One of the gridding challenges posed by the geometry , is the variation in flow passage because of needle movement. As the needle moves in the sac, the passage can become as small as 5 microns. Structured multi-block allows accurate capturing of this narrow passage by placing high aspect ratio hex cells and at the same time showing flexibility to fill the excess space as the needle moves away, without increasing the total cell count. Without anisotropic refinement, the cell count would easily reach 18 million against 1.4 million in structured Multi-Block, with most of the cells been placed within the 5 micrometer narrow channel.
Simulations for such GDI nozzles are computationally expensive. One transient URANS simulation on a 1.4 million grid will take around 3500 cpu hours i.e. 36-48 hours on a 96 core machine. As a consequence, researchers are constantly looking to reduce the cell count to as minimal as possible. In this aspect, structured grid scores over the Cartesian’s trim approach. E. T Baldwin et al, uses GridPro to generate a 1.44 million structured multi-block grid with a minimum cell size of 7 microns.
Figure 6: High quality, smooth meshes in and around the nozzle holes.
Also with structured grids, grid-uniformity among the 8 holes is strictly maintained, while it is not possible in a Cartesian or Unstructured gridding framework. With manufacturing imperfections bringing a hole-hole variation in physics, gridding variation will further increase the uncertainty in the simulated data. The innate nature of multi-block based meshing alleviates this problem to a large extent.
GridPro with scripting capability comes in as a powerful handy tool in generating optimal grids in an automated environment. One topology (Blocking) is all that is required for varying needle position and even nozzle diameter variations. Smoothing algorithms optimise the grid points to fill-in the ever changing domain.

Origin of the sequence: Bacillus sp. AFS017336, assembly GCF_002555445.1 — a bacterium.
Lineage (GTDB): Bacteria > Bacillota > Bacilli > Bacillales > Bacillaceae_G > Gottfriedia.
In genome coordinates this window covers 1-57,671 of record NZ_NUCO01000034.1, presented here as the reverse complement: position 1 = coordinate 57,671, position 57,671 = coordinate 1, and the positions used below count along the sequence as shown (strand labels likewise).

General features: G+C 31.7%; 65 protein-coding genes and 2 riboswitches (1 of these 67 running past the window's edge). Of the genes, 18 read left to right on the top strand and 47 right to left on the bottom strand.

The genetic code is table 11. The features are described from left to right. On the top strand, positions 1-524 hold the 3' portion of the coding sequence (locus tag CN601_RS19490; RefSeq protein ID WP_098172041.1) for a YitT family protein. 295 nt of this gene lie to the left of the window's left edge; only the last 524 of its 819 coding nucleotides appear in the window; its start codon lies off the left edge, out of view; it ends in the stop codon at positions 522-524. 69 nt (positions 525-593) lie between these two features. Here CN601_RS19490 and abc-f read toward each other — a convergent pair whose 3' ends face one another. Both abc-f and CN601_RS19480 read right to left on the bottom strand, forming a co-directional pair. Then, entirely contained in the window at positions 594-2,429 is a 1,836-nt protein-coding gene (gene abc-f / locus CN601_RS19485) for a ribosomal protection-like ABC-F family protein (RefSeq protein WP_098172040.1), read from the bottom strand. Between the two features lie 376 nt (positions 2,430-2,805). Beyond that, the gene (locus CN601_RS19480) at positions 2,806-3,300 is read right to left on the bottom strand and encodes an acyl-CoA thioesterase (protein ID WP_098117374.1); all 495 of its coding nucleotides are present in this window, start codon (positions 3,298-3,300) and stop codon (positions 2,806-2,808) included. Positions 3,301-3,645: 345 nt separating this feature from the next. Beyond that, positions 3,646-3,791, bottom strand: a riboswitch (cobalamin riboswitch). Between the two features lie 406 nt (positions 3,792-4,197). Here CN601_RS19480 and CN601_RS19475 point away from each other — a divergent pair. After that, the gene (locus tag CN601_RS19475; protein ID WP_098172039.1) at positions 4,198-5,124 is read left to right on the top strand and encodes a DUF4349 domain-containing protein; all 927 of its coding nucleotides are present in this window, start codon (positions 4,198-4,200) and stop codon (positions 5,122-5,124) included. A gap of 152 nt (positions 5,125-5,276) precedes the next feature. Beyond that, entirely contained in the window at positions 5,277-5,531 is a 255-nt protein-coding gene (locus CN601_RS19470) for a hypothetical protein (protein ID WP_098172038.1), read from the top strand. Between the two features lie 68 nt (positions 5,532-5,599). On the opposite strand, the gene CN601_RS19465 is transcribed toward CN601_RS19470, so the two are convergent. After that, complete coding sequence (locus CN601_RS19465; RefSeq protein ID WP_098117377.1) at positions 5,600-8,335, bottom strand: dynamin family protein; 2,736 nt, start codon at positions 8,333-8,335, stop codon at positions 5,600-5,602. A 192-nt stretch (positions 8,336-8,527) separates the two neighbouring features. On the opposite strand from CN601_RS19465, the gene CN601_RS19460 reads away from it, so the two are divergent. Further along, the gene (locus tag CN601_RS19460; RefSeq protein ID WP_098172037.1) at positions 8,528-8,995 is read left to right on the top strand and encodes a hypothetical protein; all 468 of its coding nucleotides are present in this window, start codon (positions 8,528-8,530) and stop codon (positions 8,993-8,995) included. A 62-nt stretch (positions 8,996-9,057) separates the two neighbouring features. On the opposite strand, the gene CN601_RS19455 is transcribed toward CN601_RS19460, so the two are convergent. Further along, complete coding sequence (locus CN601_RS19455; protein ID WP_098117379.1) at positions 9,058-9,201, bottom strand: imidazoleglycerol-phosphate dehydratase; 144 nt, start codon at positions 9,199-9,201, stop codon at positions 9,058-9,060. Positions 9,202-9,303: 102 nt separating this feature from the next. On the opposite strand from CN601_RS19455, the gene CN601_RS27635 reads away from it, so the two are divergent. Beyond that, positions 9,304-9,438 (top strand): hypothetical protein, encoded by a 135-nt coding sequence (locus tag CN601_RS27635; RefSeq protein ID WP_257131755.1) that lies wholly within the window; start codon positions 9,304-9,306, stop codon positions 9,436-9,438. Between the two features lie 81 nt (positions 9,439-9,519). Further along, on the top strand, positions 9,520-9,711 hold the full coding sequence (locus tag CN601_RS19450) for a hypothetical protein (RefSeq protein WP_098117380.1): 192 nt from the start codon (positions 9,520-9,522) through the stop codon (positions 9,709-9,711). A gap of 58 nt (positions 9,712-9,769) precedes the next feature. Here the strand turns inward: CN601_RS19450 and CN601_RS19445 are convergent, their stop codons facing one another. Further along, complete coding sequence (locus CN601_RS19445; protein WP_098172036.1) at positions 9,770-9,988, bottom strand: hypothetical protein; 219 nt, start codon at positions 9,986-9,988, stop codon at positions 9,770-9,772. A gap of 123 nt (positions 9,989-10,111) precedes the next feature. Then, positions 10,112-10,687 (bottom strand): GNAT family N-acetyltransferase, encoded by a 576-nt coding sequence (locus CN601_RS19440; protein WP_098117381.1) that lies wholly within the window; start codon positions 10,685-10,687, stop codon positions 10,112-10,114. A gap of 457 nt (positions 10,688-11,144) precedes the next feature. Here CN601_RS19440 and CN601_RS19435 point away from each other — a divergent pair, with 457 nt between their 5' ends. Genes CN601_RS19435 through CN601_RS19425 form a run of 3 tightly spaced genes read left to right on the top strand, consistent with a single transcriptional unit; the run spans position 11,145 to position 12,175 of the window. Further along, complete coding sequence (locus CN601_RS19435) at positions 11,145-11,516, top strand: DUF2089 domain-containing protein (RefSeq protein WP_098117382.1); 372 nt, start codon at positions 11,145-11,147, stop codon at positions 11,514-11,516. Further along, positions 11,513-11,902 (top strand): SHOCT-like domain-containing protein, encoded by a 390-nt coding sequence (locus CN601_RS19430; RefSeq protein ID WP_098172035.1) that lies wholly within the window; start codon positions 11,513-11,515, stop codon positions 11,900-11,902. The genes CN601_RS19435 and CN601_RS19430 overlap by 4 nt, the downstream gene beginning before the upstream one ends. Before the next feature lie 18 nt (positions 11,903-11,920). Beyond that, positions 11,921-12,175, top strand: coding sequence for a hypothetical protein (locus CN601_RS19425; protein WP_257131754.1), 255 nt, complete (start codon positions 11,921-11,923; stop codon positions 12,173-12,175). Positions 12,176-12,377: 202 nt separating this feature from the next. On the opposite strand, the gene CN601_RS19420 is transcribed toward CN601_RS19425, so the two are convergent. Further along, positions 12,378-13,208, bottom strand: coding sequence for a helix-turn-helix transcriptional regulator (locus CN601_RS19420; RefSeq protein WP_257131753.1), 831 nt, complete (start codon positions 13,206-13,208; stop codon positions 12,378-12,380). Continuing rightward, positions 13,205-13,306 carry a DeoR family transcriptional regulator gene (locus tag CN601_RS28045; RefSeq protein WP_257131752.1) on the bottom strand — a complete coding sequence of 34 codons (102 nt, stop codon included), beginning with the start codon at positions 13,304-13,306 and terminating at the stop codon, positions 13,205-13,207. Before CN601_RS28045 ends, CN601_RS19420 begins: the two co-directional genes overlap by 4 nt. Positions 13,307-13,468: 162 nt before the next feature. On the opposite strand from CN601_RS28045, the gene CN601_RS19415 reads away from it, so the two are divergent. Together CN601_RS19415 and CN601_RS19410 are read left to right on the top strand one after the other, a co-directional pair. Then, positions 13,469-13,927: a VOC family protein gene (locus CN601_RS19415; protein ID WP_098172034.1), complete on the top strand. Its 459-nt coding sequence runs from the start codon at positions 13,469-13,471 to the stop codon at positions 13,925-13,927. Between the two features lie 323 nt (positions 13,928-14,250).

Video 3: Shows the grid movements as the needle lifts and wobbles.
CFD researches on GDI injectors help in getting a better understanding of the combustion process and in-turn help in achieving more control over the combustion process, which outwardly manifests as increased fuel economy. Technologies come and go, but it looks like GDI is here to stay. Though this technology has made amazing progress since its inception, there is still scope for further progress and improvements. CFD will continue to play a pivotal role in designing cleaner and more fuel efficient engines.
Resources for further reading:
1. “String flash-boiling in gasoline direct injection simulations with transient needle motion”, E.T. Baldwin, R.O. Grover Jr, et al, International Journal of Multiphase Flow,87, 2016, 90-101.
2. “Modeling of Internal and Near-Nozzle Flow for a Gasoline Direct Injection Fuel Injector”, Kaushik Saha, et al, Journal of Energy Resources Technology, Sept 2016, Vol. 138.
3. “CFD optimisation for GDI spray model tuning and enhancement of engine performance”, Michela Costa, et al, Advances in Engineering Software, 49, 2012, 43-53.